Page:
Dr Martin Lakie BSc PhD

Reader in Applied Physiology

School of Sport, Exercise and Rehabilitation Sciences

Lakie-Martin

Contact details

Telephone +44 (0)121 414 4125

Fax m.d.lakie@bham.ac.uk

Email m.d.lakie@bham.ac.uk

School of Sport and Exercise Sciences
University of Birmingham
Edgbaston
Birmingham
B15 2TT
UK

Qualifications

BSc (Edinburgh) PhD (Edinburgh) 

Biography

After completing his undergraduate Physiology degree at the University of Edinburgh, he stayed on there to do postgraduate research and was awarded a PhD in 1981. Following a MRC postdoctoral fellowship and a temporary lectureship at Edinburgh, he was appointed to a Wellcome Research Lectureship in the Department of Biological and Preclinical Sciences at the University of St Andrews in 1985. At the end of this appointment, in 1990 he was appointed to a senior lectureship in the School.

Research

His research interests are the mechanisms which control the stability with which postures are maintained. In part this is dictated by the properties of relaxed muscle, and in part by the nervous system. Humans are never entirely static (except when they are dead!), and he is particularly interested in the small movements (tremors and sways) that occur in normal life and in disease. He has published a number of journal articles and book chapters on these topics. He is a member of the Physiological Society and the Society for Experimental Biology.

Tremor: All human subjects have a fine muscular tremor that can be recorded by suitable techniques. In some subjects the tremor may be much larger than in others. To some extent the tremor is a product of the properties of the muscles and to some extent it is controlled centrally. Research is being carried out here and at Aston University in collaboration with clinical staff to investigate the central and peripheral components of physiological and pathological tremors.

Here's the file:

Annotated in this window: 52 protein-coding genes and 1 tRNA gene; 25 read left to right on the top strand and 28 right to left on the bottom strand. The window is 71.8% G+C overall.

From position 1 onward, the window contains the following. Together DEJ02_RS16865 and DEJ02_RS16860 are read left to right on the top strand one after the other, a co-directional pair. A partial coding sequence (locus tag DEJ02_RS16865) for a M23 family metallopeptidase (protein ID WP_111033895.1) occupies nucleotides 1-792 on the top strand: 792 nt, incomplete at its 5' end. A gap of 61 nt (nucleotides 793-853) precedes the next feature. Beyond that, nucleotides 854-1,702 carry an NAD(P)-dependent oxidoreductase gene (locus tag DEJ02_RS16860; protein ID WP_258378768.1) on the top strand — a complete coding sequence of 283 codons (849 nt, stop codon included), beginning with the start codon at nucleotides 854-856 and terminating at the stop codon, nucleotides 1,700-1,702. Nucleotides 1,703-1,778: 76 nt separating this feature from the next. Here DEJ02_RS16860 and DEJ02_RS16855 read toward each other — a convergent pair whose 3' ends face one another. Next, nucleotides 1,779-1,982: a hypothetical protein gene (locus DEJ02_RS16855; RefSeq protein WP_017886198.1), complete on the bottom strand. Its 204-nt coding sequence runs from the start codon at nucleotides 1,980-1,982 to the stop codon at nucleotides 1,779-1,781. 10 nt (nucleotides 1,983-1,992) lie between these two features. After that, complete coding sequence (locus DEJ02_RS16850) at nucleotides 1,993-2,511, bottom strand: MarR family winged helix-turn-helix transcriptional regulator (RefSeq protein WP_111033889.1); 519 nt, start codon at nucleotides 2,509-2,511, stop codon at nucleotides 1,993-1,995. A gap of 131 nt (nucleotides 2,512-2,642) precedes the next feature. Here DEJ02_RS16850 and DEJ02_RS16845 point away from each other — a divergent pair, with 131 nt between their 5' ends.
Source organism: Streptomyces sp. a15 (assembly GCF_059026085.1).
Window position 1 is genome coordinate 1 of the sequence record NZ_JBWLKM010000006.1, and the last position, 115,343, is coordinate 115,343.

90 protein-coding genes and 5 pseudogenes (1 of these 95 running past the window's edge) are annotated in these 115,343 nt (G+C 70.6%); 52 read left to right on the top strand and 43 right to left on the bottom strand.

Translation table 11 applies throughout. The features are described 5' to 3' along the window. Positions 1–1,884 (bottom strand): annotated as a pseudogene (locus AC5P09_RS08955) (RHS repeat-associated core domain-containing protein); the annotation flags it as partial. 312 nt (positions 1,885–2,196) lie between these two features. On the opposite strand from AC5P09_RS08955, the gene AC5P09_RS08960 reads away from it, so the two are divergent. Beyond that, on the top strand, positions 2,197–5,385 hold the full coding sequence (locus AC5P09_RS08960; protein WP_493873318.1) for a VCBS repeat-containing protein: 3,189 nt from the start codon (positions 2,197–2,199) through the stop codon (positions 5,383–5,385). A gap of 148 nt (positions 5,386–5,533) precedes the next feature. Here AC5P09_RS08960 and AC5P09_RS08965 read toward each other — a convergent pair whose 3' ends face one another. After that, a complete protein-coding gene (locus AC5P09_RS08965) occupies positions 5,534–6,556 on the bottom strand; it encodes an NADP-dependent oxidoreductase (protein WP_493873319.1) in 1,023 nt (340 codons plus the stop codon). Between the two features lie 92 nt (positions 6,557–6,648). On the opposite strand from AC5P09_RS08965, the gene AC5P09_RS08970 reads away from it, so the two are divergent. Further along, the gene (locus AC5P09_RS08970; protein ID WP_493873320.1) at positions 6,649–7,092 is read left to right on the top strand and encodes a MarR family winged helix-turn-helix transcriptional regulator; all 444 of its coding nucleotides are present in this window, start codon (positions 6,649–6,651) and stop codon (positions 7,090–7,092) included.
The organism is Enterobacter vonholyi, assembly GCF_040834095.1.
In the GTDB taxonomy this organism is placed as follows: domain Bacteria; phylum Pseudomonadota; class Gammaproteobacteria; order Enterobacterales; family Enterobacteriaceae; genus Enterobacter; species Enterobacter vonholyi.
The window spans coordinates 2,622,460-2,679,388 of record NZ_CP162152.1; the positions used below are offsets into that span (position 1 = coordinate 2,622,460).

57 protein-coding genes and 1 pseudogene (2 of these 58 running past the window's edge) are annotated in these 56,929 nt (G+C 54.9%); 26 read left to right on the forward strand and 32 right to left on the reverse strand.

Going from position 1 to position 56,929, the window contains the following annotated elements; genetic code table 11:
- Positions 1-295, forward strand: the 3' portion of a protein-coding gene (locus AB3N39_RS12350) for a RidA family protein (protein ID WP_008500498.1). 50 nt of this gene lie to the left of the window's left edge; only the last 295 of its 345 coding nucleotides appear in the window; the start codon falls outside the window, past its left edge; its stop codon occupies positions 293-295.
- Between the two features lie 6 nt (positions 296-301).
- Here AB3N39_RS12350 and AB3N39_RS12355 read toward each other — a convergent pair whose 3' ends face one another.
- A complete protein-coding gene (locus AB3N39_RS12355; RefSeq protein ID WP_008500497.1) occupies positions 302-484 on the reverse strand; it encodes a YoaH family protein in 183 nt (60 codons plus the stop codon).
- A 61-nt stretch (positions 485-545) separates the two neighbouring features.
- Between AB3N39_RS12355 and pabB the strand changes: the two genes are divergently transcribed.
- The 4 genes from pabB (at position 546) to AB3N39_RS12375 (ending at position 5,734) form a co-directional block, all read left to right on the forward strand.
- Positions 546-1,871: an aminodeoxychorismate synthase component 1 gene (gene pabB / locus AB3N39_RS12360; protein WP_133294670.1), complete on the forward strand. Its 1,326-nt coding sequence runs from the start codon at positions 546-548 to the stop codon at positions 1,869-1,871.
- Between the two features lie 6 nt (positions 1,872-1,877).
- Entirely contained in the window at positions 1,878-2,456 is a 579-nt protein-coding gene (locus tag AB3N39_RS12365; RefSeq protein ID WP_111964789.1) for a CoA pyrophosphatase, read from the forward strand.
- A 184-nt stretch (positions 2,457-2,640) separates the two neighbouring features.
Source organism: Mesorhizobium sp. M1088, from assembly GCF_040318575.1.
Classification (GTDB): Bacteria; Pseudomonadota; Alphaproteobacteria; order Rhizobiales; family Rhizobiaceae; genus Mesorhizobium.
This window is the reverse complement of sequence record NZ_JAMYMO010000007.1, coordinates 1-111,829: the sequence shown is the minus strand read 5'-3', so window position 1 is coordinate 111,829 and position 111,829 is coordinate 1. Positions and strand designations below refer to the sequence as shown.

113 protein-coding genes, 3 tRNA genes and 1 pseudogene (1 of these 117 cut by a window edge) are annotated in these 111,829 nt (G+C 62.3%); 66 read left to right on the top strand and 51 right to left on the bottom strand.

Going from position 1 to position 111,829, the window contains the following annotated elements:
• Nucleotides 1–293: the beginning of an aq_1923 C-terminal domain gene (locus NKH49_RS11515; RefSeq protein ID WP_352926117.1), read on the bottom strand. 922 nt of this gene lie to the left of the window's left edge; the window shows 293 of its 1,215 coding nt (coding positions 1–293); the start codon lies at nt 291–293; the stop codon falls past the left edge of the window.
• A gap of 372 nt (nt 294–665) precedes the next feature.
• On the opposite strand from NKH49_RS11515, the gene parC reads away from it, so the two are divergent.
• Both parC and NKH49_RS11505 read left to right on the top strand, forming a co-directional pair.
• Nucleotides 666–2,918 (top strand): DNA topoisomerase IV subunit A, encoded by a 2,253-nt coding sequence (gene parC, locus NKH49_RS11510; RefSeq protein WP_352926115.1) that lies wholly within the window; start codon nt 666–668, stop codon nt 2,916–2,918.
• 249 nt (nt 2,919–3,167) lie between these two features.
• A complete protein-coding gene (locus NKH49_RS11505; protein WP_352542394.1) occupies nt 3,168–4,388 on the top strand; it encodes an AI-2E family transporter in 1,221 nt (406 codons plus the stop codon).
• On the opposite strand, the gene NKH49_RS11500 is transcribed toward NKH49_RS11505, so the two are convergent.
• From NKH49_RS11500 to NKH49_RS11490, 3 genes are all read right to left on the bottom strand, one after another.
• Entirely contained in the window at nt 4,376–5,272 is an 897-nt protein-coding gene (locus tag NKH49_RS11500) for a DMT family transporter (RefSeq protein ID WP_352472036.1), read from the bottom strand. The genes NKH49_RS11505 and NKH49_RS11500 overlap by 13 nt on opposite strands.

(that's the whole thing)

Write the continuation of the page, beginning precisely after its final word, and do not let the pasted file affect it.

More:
Balance: Standing is a complicated activity which we all tend to take for granted. We are using a unique piece of apparatus where subjects balance a load equivalent to their own body. This reductionist approach permits us to study the precise neural strategy which is employed to balance the body and to minimise sway. For a brief overview click here.

Muscle tone: Muscle tone (the stiffness of relaxed muscle) is a property which depends on the interplay of muscular and neural mechanisms. Tone is thixotropic; that is it depends on the history of movement of the muscle which is being investigated. The role of muscle thixotropy as a contributor to postural stability is being studied.

Publications

ID Loram , PJ Gawthrop, M Lakie (2006). The frequency of human, manual adjustments in balancing an inverted pendulum is constrained by intrinsic physiological factors. J Physiol. 577(1) 417-432

M Lakie and ID Loram (2006). Manually controlled human balancing using visusal, vestibular and proprioceptive senses involves a common, low frequency neural process. J Physiol 577 (1) 403 -416

ID Loram, CN Maganaris and M Lakie (2005). Observations from unperturbed closed loop systems cannot indicate causality – reply J Physiol 569 (2) p 706

ID Loram, CN Maganaris and M Lakie (2005) The use of ultrasound to make non-invasive, in vivo measurement of continuous changes in human muscle contractile length J Appl Physiol (December 8, 2005) in press

ID Loram, CN Maganaris and M Lakie (2005). Human postural sway results from frequent, ballistic bias impulses by soleus and gastrocnemius J Physiol 564: 295-311.

ID Loram, CN Maganaris and M Lakie (2005). Active, non-spring-like muscle movements in human postural sway: how might paradoxical changes in muscle length be produced? J Physiol 564: 281-293.

M Lakie, N Hayes, N Combes and N Langford(2004). Is postural tremor size controlled by interstitial potassium concentration in muscle? J Neurol Neurosurg Psychiat 75 (7) 1013-1018

ID Loram, CN Maganaris and M Lakie(2004). Paradoxical muscle movements in human standing. J Physiol 556 (3) 683-689 Rapid Communication

M Lakie, N Caplan and ID Loram (2003). Human balancing of an inverted pendulum with a compliant linkage: neural control employs an intermittent ballistic bias mechanism J Physiol 555: 357-370

ID Loram and M Lakie (2002). Human balancing of an inverted pendulum: position control by small, ballistic like, throw and catch movements. J.Physiol 540.3 pp1111-1124

ID Loram and M Lakie (2002). Direct measurement human ankle stiffness during quiet standing: the intrinsic mechanical stiffness is insufficient for stability in most subjects. J Physiol 545: 1041-1053

ID Loram, SM Kelly and M Lakie (2001). Human balancing of an inverted pendulum: is sway size controlled by ankle impedance? J Physiol 523.3 pp879-891

M Lakie and N Combes. (2000) There is no simple temporal relationship between the initiation of rapid reactive hand movements and the phase of an enhanced physiological tremor in man. J. Physiol 523.2, 512-522

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